RESURRECTION BAY -- A bird-filled sky above, snow-capped mountains all around and frozen rivers of ice filling valleys. It's hard to know where to point a camera.
Add sea otters rolling in glacial green water, Steller sea lions roaring on rocky haulouts and humpback whales lazily feeding.
It's enough to overwhelm the most skilled photographer.
Such are the challenges of Resurrection Bay.
But Kenai Fjords National Park Ranger C. J. Rea has the perfect solution: a different way of seeing.
"I talk to people about their cameras," Rea said. "I don't blame them for bringing cameras, but what I hope to do is introduce new ways of seeing so they'll have other memories, like the sound of a whale spouting or the slap of its pectoral fin on the water."
In her seventh year as a ranger, Rea knows what she's talking about.
"Every day is different," she said. "There's always something new to see. This area never ceases to amaze me."
Thanks to an agreement between the park and two Seward tour boat operators, Rea is part of a program that connects rangers with tour boat passengers, which lead tour boat ranger Doug Capra estimated at 87,000 visitors.
"This is a good program," said Capra of the opportunity that has been offered to all area tour boat operators. "It helps us accomplish our mission of informing people about the area and gets our rangers out every day so we can see what's going on."
The public's enthusiasm for the onboard ranger program has resulted in the addition of program volunteers.
"It's very difficult for the rangers to balance talking with a microphone and answering all the questions," Capra said. "Having a volunteer on the boat really helps give folks better service and helps us with a volunteer program, too. And it gets more local people involved with the park."
Before leaving the Seward harbor, Rea makes sure passengers 4 to 14 years old have an opportunity to participate in the junior ranger program. Used throughout the national park system, the program encourages appreciation of both the land and the wildlife. She and volunteer Cindy Capra, a first-grade teacher at Seward Elementary School, distribute books that are geared to specific age groups and help the youngsters identify and record what they see during the cruise.
"You're not just visitors here. You're the owners," Rea reminds young and old alike, encouraging appreciation and respect for the bay and the adjacent Kenai Fjords National Park.
Immediately upon leaving the confines of the breakwater-enclosed harbor, visitors are aware they have sailed into another environment. It is not unusual to see otters rolling in the icy water, a movement that pulls warming bubbles of air to their thick coats. Or the animals might be seen floating on their backs, eyeing the ship.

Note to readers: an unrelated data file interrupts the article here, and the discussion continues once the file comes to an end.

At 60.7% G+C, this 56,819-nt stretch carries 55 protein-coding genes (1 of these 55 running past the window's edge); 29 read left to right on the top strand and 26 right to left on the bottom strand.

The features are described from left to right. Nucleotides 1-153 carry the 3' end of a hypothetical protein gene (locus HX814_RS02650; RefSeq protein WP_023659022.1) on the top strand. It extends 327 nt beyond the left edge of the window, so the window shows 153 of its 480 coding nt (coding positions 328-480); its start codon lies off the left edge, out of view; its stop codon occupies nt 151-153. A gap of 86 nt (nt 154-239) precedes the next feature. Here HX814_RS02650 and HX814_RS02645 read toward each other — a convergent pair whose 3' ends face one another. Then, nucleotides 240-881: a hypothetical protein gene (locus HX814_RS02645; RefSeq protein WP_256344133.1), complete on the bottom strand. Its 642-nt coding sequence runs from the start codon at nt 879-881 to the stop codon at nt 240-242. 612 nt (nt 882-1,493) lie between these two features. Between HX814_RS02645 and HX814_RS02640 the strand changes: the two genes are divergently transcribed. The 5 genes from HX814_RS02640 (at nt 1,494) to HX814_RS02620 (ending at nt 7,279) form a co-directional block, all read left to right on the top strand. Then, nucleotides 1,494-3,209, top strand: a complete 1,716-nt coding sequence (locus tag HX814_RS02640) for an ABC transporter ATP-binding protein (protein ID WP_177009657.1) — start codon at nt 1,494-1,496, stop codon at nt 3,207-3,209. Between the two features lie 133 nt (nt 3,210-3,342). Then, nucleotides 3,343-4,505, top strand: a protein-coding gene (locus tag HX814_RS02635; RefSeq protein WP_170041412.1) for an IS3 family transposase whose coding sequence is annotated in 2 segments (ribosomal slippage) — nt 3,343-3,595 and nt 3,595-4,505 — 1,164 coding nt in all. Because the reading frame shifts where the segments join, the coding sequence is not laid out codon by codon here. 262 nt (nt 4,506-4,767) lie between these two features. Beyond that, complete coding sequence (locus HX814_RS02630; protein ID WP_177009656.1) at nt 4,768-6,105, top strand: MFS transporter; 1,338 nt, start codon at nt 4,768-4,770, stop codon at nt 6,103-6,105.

Bald eagles sail overhead, their wings a perfect silhouette against the sky. Others, perched on pilings, use their yellow eyes to return the stares of curious onlookers. The salty scent of the ocean greets the nostrils, blown in from the Gulf of Alaska. The icy breath of glaciers rolls down two sides of the bay and mixes with the sea air.
Moving farther out on the bay allows a good look at the community of Seward, home to some 4,000 residents. Spread out on the alluvial fan formed by Lowell Creek, the city snuggles at the foot of 3,022-foot Mount Marathon. Directly across the bay, Mount Alice stretches another 2,000 feet into the sky.
The distinct shapes of mountain valleys give clues to their origins. Creeks formed V-shaped valleys. U-shapes signify the handiwork of glaciers. Similarly, tectonic plates are the reason behind the dramatic angles of the rocky cliffs. Shifting of these plates also explains the presence of one specific type of rock that originated in California and hooked a slow-moving ride north.
Of interest to ships are less visible rocks toward the center of the bay. "Mary's Rock," in particular, was named for the person that struck it with a boat not just once, but twice.
Other rocks serve as haulouts for Steller sea lions, where the 1,500-pound bulls can stake their claims. Their roars, echoing across the waves, caution passersby to keep a respectful distance. The females, weighing in at a mere 600 pounds each, add their own chorus of growls as they flop back and forth from the water to the rocks.